The dollar fell to a four-month low and U.S. equity futures accelerated Friday’s declines as investors shunned risk assets amid increased skepticism of U.S. President Donald Trump’s ability to implement his economic agenda. Gold climbed with bonds.
Volatility jumped across Asia and the yen strengthened to the highest since November, while benchmark gauges from Japan to Singapore fell on the heels of last week’s failed U.S. health-care deal. The dollar was on the verge of erasing the rally spurred by Trump’s election victory. Australian government bonds rose with Treasuries. Oil slipped and iron ore futures paced losses in raw materials.
“Investors will be a little more cautious as opposed to the rapid gains we witnessed from November,” said James Woods, a Sydney-based investment analyst at Rivkin Securities. “The defeat over Obamacare makes tax reform that much harder and the stakes are higher for markets.”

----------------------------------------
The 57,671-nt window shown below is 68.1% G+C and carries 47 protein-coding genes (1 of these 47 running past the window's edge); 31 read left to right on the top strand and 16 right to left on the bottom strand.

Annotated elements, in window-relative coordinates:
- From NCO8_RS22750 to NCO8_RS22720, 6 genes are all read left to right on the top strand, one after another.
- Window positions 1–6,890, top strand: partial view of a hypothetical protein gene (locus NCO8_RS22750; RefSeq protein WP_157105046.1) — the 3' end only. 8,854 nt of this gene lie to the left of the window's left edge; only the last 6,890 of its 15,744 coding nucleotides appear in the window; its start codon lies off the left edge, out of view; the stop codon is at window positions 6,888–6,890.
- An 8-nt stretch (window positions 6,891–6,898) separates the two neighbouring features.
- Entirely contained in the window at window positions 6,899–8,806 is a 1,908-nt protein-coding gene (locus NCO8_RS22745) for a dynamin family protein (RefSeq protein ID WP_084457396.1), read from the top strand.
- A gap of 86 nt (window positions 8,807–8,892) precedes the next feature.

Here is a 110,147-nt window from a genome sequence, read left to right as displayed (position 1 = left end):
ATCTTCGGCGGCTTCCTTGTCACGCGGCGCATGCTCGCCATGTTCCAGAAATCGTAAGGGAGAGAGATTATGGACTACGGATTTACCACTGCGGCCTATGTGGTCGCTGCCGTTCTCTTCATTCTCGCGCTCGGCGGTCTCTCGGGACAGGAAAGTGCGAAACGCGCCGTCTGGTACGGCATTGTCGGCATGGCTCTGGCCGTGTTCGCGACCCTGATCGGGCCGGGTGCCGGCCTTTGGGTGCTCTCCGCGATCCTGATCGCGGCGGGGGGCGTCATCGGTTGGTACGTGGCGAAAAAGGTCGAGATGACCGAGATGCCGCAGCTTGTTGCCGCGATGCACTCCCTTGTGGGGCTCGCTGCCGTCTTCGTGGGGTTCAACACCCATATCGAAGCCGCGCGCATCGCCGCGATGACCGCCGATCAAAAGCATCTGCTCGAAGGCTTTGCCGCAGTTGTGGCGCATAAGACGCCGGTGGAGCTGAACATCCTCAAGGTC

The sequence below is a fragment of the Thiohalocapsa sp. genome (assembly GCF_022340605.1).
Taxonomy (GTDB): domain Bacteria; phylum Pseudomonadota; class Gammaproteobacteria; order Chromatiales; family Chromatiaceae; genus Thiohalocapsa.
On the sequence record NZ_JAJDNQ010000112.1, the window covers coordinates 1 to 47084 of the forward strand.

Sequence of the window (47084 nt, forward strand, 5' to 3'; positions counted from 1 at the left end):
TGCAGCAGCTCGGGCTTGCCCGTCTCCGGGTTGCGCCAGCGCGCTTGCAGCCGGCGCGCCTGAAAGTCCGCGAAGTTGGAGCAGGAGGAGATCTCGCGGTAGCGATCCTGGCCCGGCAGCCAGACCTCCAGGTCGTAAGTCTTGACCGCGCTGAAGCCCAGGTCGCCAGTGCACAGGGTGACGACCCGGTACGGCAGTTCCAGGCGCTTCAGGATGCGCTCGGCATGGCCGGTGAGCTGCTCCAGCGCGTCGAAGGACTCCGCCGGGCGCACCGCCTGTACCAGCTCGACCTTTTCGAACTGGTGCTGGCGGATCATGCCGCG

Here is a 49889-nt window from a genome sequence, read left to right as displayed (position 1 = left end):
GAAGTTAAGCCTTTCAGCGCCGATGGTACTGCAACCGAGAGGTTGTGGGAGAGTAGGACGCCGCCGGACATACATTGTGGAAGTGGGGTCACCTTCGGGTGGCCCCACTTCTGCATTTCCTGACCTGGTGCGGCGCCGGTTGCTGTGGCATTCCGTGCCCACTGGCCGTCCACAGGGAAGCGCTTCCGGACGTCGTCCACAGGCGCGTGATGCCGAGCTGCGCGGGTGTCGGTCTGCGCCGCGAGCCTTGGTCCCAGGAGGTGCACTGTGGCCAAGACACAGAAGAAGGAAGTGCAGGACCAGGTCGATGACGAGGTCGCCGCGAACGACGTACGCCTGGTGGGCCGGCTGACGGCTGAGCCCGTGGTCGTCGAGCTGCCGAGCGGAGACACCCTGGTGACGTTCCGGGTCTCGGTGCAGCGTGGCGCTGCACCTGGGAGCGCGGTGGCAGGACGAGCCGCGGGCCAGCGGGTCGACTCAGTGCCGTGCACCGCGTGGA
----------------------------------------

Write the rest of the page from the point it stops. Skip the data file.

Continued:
Reflation trades sparked by Trump’s election are faltering in March, with the dollar retreating and the S&P 500 Index headed for its worst month since October. Meanwhile, emerging-market assets have climbed, with the global equities gauge for developing nations on course for a third monthly gain in March.
Market calm is evaporating, after a volatility measure for the S&P 500 had its biggest weekly jump of the year and touched the highest level since December. Gauges of price swings from Hong Kong to India rose on Monday, with the volatility measure for the Nikkei 225 Stock Average climbing 11 percent.
“The test for markets comes tonight, as American investors face the first full session of trading,” said Michael McCarthy, chief market strategist at CMC Markets in Sydney. “A significantly weaker U.S. dollar suggests the news is not fully priced into shares.”